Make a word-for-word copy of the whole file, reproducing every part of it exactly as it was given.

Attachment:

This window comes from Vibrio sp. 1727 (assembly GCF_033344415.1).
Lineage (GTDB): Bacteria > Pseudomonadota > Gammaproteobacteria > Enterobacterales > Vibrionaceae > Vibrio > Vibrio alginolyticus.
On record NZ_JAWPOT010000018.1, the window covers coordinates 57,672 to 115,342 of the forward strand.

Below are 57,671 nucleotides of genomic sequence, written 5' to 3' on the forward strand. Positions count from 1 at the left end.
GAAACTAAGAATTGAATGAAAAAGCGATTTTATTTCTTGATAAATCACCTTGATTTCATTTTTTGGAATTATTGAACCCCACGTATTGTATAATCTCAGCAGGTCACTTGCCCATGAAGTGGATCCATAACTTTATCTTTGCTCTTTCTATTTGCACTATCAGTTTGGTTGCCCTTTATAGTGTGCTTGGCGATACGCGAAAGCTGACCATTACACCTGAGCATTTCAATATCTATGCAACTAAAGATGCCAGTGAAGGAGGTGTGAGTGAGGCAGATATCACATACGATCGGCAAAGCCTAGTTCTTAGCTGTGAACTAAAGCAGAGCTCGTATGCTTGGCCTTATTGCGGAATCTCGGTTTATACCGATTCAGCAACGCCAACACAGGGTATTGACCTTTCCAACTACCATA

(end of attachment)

This window comes from Vibrio sp. 1727 (assembly GCF_033344415.1).
Lineage (GTDB): Bacteria > Pseudomonadota > Gammaproteobacteria > Enterobacterales > Vibrionaceae > Vibrio > Vibrio alginolyticus.
On record NZ_JAWPOT010000018.1, the window covers coordinates 57,672 to 115,342 of the forward strand.

Below are 57,671 nucleotides of genomic sequence, written 5' to 3' on the forward strand. Positions count from 1 at the left end.
GAAACTAAGAATTGAATGAAAAAGCGATTTTATTTCTTGATAAATCACCTTGATTTCATTTTTTGGAATTATTGAACCCCACGTATTGTATAATCTCAGCAGGTCACTTGCCCATGAAGTGGATCCATAACTTTATCTTTGCTCTTTCTATTTGCACTATCAGTTTGGTTGCCCTTTATAGTGTGCTTGGCGATACGCGAAAGCTGACCATTACACCTGAGCATTTCAATATCTATGCAACTAAAGATGCCAGTGAAGGAGGTGTGAGTGAGGCAGATATCACATACGATCGGCAAAGCCTAGTTCTTAGCTGTGAACTAAAGCAGAGCTCGTATGCTTGGCCTTATTGCGGAATCTCGGTTTATACCGATTCAGCAACGCCAACACAGGGTATTGACCTTTCCAACTACCATA